The Marine Security Guard (MSG) Program, in its current form, has been in place since December 1948, but the Marine Corps has a long history of cooperation and distinction with the Department of State (DOS) going back to the early days of the Nation. From the raising of the United States flag at Derna, Tripoli, and the secret mission of Archibald Gillespie in California, to the 55-days at Peking, the United States Marines have served many times on special missions as couriers, guards for embassies and delegations, and to protect American officials in unsettled areas.
The origins of the modern MSG Program began with the Foreign Service Act of 1946 that stated the Secretary of Navy is authorized, upon the request of the Secretary of State, to assign enlisted Marines to serve as custodians under the supervision of the senior diplomatic officer at an embassy, legation, or consulate. Using this Act, the DOS and U.S. Marine Corps entered into negotiations to establish the governing provisions for assigning MSGs overseas. These negotiations culminated in the first joint Memorandum of Agreement signed on 15 December 1948. Trained at the DOS’s Foreign Service Institute, the first MSGs departed for Tangier and Bangkok on 28 January 1949. The authority granted in the Foreign Service Act of 1946 has since been replaced by Title 10, United States Code 5983, and the most recent Memorandum of Agreement was signed on 13 March 2008. The Marine Corps assumed the primary training responsibility of its MSGs during November 1954.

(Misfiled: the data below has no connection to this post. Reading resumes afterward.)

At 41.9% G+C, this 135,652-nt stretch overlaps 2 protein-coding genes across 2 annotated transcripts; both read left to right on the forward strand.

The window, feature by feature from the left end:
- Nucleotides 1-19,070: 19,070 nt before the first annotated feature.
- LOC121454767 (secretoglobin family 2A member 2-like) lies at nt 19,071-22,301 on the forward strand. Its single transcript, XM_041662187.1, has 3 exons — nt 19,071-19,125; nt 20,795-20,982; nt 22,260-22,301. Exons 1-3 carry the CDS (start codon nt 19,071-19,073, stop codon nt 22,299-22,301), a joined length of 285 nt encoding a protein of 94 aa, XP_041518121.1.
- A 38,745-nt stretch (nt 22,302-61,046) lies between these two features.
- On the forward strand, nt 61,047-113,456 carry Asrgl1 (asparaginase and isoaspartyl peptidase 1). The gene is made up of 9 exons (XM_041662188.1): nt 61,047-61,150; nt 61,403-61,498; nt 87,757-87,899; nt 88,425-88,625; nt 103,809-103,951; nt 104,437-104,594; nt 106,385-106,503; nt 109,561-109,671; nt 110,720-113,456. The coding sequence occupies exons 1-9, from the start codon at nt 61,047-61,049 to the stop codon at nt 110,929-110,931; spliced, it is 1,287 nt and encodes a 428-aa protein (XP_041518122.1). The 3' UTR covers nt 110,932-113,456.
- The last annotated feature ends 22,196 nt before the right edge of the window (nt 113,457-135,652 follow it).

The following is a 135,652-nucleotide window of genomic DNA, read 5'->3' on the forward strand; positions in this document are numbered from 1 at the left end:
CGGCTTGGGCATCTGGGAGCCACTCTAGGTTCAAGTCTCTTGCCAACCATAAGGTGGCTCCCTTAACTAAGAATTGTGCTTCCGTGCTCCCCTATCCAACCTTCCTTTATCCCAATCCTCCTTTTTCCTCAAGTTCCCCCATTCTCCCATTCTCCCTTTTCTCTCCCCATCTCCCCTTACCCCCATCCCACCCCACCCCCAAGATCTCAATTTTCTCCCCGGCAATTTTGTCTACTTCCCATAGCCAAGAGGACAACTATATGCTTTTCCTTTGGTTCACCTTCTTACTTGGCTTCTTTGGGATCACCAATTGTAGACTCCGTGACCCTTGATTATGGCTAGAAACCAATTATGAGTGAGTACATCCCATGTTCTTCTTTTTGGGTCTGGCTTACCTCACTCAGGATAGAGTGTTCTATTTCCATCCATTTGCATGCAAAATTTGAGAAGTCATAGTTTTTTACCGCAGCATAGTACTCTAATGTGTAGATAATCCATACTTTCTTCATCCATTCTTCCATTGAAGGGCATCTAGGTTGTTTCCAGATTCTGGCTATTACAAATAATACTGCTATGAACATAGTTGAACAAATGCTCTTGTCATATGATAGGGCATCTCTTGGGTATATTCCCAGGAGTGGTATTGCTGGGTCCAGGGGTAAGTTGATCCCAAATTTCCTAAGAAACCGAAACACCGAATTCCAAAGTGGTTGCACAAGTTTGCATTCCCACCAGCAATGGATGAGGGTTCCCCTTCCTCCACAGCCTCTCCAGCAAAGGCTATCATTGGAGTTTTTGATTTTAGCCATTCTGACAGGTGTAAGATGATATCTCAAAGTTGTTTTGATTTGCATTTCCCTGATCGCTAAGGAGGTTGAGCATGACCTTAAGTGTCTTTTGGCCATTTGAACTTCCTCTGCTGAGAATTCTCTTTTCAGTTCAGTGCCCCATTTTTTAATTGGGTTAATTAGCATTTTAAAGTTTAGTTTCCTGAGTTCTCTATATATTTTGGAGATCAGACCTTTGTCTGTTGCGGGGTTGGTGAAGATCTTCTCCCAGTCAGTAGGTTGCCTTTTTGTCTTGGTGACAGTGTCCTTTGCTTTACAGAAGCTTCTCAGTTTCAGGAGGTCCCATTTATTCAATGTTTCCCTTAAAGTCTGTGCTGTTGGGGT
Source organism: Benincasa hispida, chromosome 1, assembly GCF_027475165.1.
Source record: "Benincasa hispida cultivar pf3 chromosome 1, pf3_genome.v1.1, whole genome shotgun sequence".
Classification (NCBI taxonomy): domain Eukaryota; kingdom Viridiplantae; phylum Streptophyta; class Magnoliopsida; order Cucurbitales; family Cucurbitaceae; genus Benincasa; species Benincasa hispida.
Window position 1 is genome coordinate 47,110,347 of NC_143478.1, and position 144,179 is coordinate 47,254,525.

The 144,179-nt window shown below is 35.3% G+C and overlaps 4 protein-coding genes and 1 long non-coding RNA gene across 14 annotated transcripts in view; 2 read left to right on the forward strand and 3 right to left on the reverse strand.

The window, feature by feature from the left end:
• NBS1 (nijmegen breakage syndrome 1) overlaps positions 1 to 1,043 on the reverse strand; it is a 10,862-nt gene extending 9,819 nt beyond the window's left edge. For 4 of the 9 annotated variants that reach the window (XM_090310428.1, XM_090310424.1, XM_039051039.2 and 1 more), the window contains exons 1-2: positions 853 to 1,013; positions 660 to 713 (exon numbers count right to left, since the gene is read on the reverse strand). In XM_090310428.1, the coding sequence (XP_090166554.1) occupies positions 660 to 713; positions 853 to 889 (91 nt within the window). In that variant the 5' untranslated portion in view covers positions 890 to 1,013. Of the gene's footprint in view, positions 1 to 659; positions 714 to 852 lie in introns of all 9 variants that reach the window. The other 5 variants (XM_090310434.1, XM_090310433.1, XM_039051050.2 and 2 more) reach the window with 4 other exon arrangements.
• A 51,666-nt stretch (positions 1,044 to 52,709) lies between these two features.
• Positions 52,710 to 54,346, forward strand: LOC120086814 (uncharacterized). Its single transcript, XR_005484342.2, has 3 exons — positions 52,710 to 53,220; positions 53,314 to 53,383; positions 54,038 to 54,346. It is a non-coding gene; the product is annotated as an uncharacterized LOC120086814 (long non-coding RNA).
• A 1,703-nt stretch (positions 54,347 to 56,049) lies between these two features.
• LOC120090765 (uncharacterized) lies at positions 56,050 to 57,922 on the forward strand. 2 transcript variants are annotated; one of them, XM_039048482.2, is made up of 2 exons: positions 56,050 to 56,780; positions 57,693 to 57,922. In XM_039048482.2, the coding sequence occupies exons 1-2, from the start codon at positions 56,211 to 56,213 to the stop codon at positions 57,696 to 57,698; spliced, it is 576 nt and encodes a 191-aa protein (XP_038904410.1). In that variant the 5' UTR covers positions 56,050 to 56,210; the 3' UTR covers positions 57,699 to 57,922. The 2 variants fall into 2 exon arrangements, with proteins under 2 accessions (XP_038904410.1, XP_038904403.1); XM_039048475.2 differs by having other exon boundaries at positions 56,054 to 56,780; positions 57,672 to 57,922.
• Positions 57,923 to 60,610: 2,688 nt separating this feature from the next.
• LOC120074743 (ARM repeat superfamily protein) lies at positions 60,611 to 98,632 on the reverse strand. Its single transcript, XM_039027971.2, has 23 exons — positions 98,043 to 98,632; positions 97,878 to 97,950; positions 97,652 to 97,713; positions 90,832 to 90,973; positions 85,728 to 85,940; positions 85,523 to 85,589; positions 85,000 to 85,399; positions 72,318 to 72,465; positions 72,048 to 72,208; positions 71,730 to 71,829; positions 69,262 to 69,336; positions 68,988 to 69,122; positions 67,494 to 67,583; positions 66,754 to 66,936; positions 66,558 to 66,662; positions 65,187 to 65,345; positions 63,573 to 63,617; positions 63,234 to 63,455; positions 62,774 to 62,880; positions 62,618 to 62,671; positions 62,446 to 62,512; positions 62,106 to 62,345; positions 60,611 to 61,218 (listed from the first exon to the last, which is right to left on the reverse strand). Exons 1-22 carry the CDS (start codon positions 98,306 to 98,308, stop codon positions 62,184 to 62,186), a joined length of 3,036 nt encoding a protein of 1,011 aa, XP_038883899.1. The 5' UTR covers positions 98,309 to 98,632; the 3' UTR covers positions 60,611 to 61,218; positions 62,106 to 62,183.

MCESG is a tenant organization located in Marshall Hall, Marine Corps Base, Quantico, Virginia and is responsible to the Deputy Commandant, Plans, Policies and Operations, Headquarters, U.S. Marine Corps. Specially screened Marines assigned to MCESG are trained at the Marine Security Guard School and processed for duty overseas under the operational control of the DOS as MSGs. These Marines currently serve at 148 embassies and consulates around the world. MCESG also coordinates the personnel assignment, provides logistics support, and ensures threat related training of the Marines is kept up-to-date for mission accomplishment and currency.
MCESG’s mission is to exercise command, less operational control of the MSG’s, in that it is responsible for their training, assignment, administration, logistics support, and discipline. Regional Commanders provide operational oversight through the use of semi-annual inspections and command visits. The MSGs’ primary mission is to provide internal security services at designated U.S. Diplomatic and Consular facilities to prevent the compromise of classified information and equipment that is vital to national security of the United States of America. The secondary mission of the MSG is to provide protection for U.S. citizens and U.S. Government property located within designated U.S. Diplomatic and Consular premises/facilities during exigent circumstances that require immediate aid or action.